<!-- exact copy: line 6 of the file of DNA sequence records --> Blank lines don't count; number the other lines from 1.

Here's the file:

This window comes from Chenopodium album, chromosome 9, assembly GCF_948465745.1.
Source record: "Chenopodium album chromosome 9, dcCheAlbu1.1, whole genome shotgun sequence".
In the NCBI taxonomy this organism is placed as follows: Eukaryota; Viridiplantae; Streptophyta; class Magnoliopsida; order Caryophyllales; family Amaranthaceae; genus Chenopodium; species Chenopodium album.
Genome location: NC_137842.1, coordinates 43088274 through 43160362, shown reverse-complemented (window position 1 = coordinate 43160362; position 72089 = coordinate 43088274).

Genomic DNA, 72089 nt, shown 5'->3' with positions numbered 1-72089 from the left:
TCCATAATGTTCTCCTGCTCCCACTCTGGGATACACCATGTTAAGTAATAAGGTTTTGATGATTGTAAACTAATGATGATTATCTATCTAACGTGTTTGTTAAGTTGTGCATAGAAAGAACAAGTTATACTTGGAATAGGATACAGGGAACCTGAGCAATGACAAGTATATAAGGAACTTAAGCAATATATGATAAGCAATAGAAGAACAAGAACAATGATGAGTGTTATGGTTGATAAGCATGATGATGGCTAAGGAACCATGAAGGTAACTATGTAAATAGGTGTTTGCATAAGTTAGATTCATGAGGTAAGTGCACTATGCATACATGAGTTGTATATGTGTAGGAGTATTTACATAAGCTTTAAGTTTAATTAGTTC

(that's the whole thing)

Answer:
TCCATAATGTTCTCCTGCTCCCACTCTGGGATACACCATGTTAAGTAATAAGGTTTTGATGATTGTAAACTAATGATGATTATCTATCTAACGTGTTTGTTAAGTTGTGCATAGAAAGAACAAGTTATACTTGGAATAGGATACAGGGAACCTGAGCAATGACAAGTATATAAGGAACTTAAGCAATATATGATAAGCAATAGAAGAACAAGAACAATGATGAGTGTTATGGTTGATAAGCATGATGATGGCTAAGGAACCATGAAGGTAACTATGTAAATAGGTGTTTGCATAAGTTAGATTCATGAGGTAAGTGCACTATGCATACATGAGTTGTATATGTGTAGGAGTATTTACATAAGCTTTAAGTTTAATTAGTTC